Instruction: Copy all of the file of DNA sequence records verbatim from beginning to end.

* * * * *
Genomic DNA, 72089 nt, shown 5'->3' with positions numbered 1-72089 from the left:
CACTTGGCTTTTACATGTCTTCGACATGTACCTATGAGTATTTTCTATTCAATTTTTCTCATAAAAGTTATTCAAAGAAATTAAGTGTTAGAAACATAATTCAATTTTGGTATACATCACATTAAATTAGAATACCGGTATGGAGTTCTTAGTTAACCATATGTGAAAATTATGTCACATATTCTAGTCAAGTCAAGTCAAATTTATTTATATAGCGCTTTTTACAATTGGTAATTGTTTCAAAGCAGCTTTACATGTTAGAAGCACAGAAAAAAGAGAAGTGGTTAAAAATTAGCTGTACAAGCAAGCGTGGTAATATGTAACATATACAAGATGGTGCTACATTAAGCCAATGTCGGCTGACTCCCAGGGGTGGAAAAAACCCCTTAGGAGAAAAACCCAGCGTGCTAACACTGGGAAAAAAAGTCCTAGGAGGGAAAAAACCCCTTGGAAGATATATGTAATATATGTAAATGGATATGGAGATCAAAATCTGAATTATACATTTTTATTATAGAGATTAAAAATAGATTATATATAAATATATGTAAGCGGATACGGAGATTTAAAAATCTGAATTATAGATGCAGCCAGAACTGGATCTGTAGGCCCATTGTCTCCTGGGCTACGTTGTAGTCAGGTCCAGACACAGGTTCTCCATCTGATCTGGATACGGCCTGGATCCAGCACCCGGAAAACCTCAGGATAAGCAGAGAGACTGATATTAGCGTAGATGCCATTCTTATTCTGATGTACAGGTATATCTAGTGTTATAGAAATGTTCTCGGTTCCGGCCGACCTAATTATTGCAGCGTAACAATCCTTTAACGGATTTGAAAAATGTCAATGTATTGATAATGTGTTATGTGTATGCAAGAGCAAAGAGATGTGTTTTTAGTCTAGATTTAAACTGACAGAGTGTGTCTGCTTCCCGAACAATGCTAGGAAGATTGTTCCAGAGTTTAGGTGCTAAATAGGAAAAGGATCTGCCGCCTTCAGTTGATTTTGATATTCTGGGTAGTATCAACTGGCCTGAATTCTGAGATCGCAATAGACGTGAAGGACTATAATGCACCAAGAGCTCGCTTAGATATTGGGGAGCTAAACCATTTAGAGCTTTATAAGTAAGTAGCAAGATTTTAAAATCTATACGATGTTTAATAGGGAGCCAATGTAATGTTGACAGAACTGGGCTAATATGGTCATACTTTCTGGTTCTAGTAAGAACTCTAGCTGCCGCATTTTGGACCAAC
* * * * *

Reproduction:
Genomic DNA, 72089 nt, shown 5'->3' with positions numbered 1-72089 from the left:
CACTTGGCTTTTACATGTCTTCGACATGTACCTATGAGTATTTTCTATTCAATTTTTCTCATAAAAGTTATTCAAAGAAATTAAGTGTTAGAAACATAATTCAATTTTGGTATACATCACATTAAATTAGAATACCGGTATGGAGTTCTTAGTTAACCATATGTGAAAATTATGTCACATATTCTAGTCAAGTCAAGTCAAATTTATTTATATAGCGCTTTTTACAATTGGTAATTGTTTCAAAGCAGCTTTACATGTTAGAAGCACAGAAAAAAGAGAAGTGGTTAAAAATTAGCTGTACAAGCAAGCGTGGTAATATGTAACATATACAAGATGGTGCTACATTAAGCCAATGTCGGCTGACTCCCAGGGGTGGAAAAAACCCCTTAGGAGAAAAACCCAGCGTGCTAACACTGGGAAAAAAAGTCCTAGGAGGGAAAAAACCCCTTGGAAGATATATGTAATATATGTAAATGGATATGGAGATCAAAATCTGAATTATACATTTTTATTATAGAGATTAAAAATAGATTATATATAAATATATGTAAGCGGATACGGAGATTTAAAAATCTGAATTATAGATGCAGCCAGAACTGGATCTGTAGGCCCATTGTCTCCTGGGCTACGTTGTAGTCAGGTCCAGACACAGGTTCTCCATCTGATCTGGATACGGCCTGGATCCAGCACCCGGAAAACCTCAGGATAAGCAGAGAGACTGATATTAGCGTAGATGCCATTCTTATTCTGATGTACAGGTATATCTAGTGTTATAGAAATGTTCTCGGTTCCGGCCGACCTAATTATTGCAGCGTAACAATCCTTTAACGGATTTGAAAAATGTCAATGTATTGATAATGTGTTATGTGTATGCAAGAGCAAAGAGATGTGTTTTTAGTCTAGATTTAAACTGACAGAGTGTGTCTGCTTCCCGAACAATGCTAGGAAGATTGTTCCAGAGTTTAGGTGCTAAATAGGAAAAGGATCTGCCGCCTTCAGTTGATTTTGATATTCTGGGTAGTATCAACTGGCCTGAATTCTGAGATCGCAATAGACGTGAAGGACTATAATGCACCAAGAGCTCGCTTAGATATTGGGGAGCTAAACCATTTAGAGCTTTATAAGTAAGTAGCAAGATTTTAAAATCTATACGATGTTTAATAGGGAGCCAATGTAATGTTGACAGAACTGGGCTAATATGGTCATACTTTCTGGTTCTAGTAAGAACTCTAGCTGCCGCATTTTGGACCAAC